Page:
The Children’s Crusade of 1212 is known to have been a disaster, but much about this curious event in history is still mystery. There is only a brief mention of it in the chronicles of the Crusades. Technically, it wasn’t even a crusade as the Pope never officially sanctioned it. What is known, though, is that it was one of the more unusual events of history.
In 1095, Pope Urban called for the first of the crusades. From time to time for the next 300 years, popes would call on their followers to head into Islamic countries and fight the Muslims.
Stephen of Cloyes felt moved, not by the pope but by heaven itself, to lead his followers into the Holy Land to reclaim it for Christianity. According to accounts, he gathered 30,000 followers and headed to Paris in order to gain the support of the king.
Remarkably, he was able to get an audience with the king. All of this is even more remarkable considering Stephen was just twelve years old at the time and his 30,000 followers were just children themselves.
In the meantime, Nicholas of Cologne was leading another group consisting of tens of thousands of adults and children. He believed that he had been told by an angel to start a crusade. So, Nicholas led his group of followers over the Alps on their way to Jerusalem.
Despite the religious fervor displayed by these children and their followers and despite often taking the same vows as those who participated in Papal crusades, the Church saw them as a threat rather than as allies. The fact that one person could inspire such devotion in thousands of people frightened the local clergy and made them afraid that they were losing control of their congregations.
But Stephen and Nicholas were inspiring their followers with songs, sermons, and expectations of miracles. In fact, some consider Nicholas to be the inspiration for the Pied Piper of Hamelin.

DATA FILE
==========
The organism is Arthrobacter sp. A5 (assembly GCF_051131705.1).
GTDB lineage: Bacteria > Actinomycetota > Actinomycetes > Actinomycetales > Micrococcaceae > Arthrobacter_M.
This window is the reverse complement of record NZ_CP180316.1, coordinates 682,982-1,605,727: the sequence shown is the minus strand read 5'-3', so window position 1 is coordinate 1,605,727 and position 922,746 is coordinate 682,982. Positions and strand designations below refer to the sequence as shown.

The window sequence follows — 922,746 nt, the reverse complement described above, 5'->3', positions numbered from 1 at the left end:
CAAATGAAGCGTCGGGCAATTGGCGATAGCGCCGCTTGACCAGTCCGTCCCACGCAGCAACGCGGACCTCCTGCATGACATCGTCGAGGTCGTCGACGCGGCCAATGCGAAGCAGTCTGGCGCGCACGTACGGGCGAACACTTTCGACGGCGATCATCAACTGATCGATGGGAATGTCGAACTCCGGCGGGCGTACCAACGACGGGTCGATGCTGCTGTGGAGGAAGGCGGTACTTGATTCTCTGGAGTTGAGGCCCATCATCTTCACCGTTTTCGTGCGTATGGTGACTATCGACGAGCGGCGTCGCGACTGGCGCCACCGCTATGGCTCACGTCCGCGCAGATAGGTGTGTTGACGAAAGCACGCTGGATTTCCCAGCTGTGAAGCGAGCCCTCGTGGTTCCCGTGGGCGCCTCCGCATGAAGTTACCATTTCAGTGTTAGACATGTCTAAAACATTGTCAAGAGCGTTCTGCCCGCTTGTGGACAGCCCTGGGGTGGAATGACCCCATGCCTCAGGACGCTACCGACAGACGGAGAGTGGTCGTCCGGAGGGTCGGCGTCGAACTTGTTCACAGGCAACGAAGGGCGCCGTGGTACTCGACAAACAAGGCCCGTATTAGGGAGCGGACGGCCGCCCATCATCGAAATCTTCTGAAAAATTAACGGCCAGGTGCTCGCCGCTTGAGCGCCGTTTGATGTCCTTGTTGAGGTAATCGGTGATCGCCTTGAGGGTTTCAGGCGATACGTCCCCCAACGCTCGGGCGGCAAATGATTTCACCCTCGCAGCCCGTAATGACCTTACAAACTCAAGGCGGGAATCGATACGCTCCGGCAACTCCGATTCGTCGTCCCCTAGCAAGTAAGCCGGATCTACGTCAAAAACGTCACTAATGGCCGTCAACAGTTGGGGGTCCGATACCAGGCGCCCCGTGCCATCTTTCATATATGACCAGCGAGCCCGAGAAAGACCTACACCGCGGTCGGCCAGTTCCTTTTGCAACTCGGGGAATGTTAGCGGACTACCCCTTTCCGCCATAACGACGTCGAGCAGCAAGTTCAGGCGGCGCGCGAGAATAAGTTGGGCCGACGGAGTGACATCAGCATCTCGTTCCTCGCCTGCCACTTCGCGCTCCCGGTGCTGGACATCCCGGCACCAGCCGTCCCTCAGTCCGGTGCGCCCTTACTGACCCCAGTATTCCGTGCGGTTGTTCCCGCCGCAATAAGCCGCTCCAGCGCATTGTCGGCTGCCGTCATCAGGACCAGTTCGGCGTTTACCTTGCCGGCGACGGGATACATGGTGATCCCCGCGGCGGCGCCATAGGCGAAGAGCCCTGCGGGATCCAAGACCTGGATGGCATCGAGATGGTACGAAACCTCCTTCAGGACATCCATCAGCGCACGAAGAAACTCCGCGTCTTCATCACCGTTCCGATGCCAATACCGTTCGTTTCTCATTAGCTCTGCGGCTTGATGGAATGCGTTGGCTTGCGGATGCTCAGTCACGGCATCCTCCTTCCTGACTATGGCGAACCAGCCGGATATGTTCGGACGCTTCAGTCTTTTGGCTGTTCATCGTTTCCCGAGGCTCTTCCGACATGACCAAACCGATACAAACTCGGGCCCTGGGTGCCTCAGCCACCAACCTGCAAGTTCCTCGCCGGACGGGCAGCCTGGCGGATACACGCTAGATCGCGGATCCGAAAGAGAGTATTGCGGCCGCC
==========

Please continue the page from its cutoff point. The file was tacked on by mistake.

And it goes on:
As good as the boys were at inspiring fanatical devotion in their followers, they did not fare well in the logistics of a crusade. Nicholas led his group over the Alps and into Genoa, Italy, where the townspeople were not excited to play host to a large group of tired, hungry, religiously fervent children. Stephen’s group met with much the same reaction when they reached Marseilles.
History isn’t clear about what happened to the groups at this point but it appears that they broke up when they reached the coastal towns. Some took local jobs while waiting for a ship to take them to Jerusalem. Some went back home. Some were sold into slavery and some drowned in the sea.
Some say that a group continued on to Rome to receive the pope’s blessing. However, Pope Innocent III praised them for their enthusiasm and told them to go home as they were too young for a crusade.
In 1977, Peter Raedts took another look at the chronicles and determined that those that participated in the Children’s Crusade were the poor and marginalized of society. He believes that they felt that it was up to the poor and marginalized to take over the crusades after the first one failed.
It is Raedt’s opinion that the Children’s Crusade was not made up of children after all but of the poor – which means that even the name of the crusade may be wrong.
There isn’t much in the historical record to confirm whether the participants were children. But there is enough to show that just a few people can persuade thousands to participate in a movement – even one with ineffective or disastrous consequences.